A grant from the Nebraska Department of Environmental Quality (NDEQ) will help a Missouri company investigate the use of renewable fuel.
Enginuity Worldwide makes biocoal out of plant and animal waste, such as eastern red cedar trees, corn and sorghum stover, and manure.
Nancy Heimann, Enginuity president and CEO, says they will work to process that waste into an energy source.
“Our technology uses friction and compression to expose these biomass feedstock and really increase their BTU content, reduce their moisture content, and upgrade them so they burn and look and have the same energy content as fossil fuel coal,” Heimann tells Nebraska Radio Network.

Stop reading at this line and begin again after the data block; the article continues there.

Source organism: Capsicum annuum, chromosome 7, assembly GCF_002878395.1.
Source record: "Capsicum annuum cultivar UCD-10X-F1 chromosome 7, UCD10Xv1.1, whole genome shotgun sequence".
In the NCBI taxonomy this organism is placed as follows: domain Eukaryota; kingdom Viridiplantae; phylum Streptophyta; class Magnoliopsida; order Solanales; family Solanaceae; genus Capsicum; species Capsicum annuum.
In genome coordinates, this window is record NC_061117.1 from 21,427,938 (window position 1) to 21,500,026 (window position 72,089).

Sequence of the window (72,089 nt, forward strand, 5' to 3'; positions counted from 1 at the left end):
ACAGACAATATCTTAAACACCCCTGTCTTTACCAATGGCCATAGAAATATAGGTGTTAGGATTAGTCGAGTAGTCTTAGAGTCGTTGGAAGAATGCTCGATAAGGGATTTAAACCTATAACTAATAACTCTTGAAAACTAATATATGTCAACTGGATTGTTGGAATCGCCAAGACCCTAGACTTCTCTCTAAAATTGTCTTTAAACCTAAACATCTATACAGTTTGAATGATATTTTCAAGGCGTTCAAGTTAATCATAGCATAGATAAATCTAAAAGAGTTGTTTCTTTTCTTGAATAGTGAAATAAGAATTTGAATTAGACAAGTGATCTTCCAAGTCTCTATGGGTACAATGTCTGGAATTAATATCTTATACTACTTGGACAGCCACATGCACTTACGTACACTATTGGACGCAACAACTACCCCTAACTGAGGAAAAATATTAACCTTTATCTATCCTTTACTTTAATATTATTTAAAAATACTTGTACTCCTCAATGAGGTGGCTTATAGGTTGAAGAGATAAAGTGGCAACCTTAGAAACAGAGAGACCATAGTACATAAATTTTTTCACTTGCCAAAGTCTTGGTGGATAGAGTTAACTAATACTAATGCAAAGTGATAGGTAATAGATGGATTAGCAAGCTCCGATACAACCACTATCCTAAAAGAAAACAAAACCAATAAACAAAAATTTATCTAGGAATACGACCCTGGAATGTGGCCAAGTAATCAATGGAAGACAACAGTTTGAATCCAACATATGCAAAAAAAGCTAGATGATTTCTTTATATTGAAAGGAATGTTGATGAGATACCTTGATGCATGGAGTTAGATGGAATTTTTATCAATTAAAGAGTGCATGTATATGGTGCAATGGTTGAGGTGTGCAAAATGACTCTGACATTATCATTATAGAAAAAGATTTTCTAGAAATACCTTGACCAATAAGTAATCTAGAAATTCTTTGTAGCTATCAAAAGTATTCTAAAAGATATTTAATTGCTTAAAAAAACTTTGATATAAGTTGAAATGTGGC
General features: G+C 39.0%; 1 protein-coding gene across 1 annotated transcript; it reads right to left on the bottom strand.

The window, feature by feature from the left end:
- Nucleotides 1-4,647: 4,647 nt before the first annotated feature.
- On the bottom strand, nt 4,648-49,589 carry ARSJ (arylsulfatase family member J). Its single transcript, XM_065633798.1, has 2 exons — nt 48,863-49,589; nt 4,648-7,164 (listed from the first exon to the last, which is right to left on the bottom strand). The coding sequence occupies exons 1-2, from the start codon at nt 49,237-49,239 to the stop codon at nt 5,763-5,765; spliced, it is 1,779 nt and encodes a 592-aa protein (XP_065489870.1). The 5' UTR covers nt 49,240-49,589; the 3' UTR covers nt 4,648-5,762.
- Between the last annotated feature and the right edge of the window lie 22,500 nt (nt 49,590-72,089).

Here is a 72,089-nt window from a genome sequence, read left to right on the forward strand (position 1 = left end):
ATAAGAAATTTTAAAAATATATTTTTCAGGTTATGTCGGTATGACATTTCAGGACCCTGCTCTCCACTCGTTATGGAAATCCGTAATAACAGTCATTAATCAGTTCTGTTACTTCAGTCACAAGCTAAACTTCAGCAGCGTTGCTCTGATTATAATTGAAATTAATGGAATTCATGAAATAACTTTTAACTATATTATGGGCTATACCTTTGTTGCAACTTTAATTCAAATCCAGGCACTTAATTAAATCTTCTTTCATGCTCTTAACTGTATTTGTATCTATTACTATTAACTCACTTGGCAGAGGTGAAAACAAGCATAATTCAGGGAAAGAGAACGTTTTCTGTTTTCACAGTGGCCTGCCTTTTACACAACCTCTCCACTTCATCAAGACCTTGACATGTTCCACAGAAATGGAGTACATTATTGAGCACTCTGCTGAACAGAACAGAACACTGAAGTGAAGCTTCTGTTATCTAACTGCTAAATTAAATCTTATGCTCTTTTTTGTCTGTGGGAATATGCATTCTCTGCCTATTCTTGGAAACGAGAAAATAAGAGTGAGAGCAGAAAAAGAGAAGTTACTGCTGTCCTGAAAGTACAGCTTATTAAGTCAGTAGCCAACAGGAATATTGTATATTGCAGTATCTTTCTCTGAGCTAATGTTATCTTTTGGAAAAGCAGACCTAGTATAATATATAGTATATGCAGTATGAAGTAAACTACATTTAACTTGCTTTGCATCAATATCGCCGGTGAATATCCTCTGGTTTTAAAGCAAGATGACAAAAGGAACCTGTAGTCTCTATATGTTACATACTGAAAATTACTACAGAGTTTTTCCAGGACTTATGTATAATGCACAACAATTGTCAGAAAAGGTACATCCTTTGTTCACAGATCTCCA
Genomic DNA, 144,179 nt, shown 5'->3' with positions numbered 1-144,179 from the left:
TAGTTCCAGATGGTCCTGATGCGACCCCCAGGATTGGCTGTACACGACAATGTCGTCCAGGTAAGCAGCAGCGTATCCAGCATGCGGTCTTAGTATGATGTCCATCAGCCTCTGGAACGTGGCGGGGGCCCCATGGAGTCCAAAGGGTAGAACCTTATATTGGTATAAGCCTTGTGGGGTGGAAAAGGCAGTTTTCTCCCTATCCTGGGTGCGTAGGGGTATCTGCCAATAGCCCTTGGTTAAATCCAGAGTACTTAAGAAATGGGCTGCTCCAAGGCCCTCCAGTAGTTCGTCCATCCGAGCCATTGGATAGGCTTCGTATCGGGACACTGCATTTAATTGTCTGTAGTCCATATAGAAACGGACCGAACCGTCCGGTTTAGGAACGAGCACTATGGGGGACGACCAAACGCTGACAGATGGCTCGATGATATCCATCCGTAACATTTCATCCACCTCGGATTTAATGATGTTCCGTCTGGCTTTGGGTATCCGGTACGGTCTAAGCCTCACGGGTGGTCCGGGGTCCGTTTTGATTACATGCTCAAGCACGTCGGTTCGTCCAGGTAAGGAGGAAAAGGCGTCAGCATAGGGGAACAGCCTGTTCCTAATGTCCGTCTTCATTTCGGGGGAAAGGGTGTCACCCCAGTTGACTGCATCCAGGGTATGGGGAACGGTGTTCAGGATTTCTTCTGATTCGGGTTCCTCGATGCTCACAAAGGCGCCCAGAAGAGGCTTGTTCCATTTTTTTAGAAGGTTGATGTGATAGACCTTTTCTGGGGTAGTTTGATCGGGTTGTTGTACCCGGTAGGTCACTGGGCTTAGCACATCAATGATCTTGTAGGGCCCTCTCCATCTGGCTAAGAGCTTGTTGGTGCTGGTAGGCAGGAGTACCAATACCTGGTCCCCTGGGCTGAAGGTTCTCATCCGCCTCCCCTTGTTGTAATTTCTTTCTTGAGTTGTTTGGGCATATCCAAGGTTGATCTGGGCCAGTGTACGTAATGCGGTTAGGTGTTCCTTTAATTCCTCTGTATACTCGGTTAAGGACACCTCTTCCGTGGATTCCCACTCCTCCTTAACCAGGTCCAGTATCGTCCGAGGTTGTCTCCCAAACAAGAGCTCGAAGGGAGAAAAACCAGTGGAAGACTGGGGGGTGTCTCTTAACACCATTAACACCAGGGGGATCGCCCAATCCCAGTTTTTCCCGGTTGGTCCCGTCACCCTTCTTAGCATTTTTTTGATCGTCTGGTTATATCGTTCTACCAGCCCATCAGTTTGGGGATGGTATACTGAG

Studies show that if biocoal fuel is used in every U.S. coal-burning power plant at just a 10 percent co-fire rate, carbon emissions would be reduced by 150 million metric tons a year, or 11 percent of the industry’s current total emissions, according to Enginuity.
“What we’re trying to do is to match pound-for-pound and the handling characteristics of coal,” Heimann says, “so that when we use a small percentage of biocoal, we can actually bring carbon benefit to the power that’s being generated.”
Heimann says adding biocoal with fossil fuels will help extend the life of coal-fired power plants in the state.
The NDEQ grant to Enginuity Worldwide is $250,252 and ends June 30, 2017.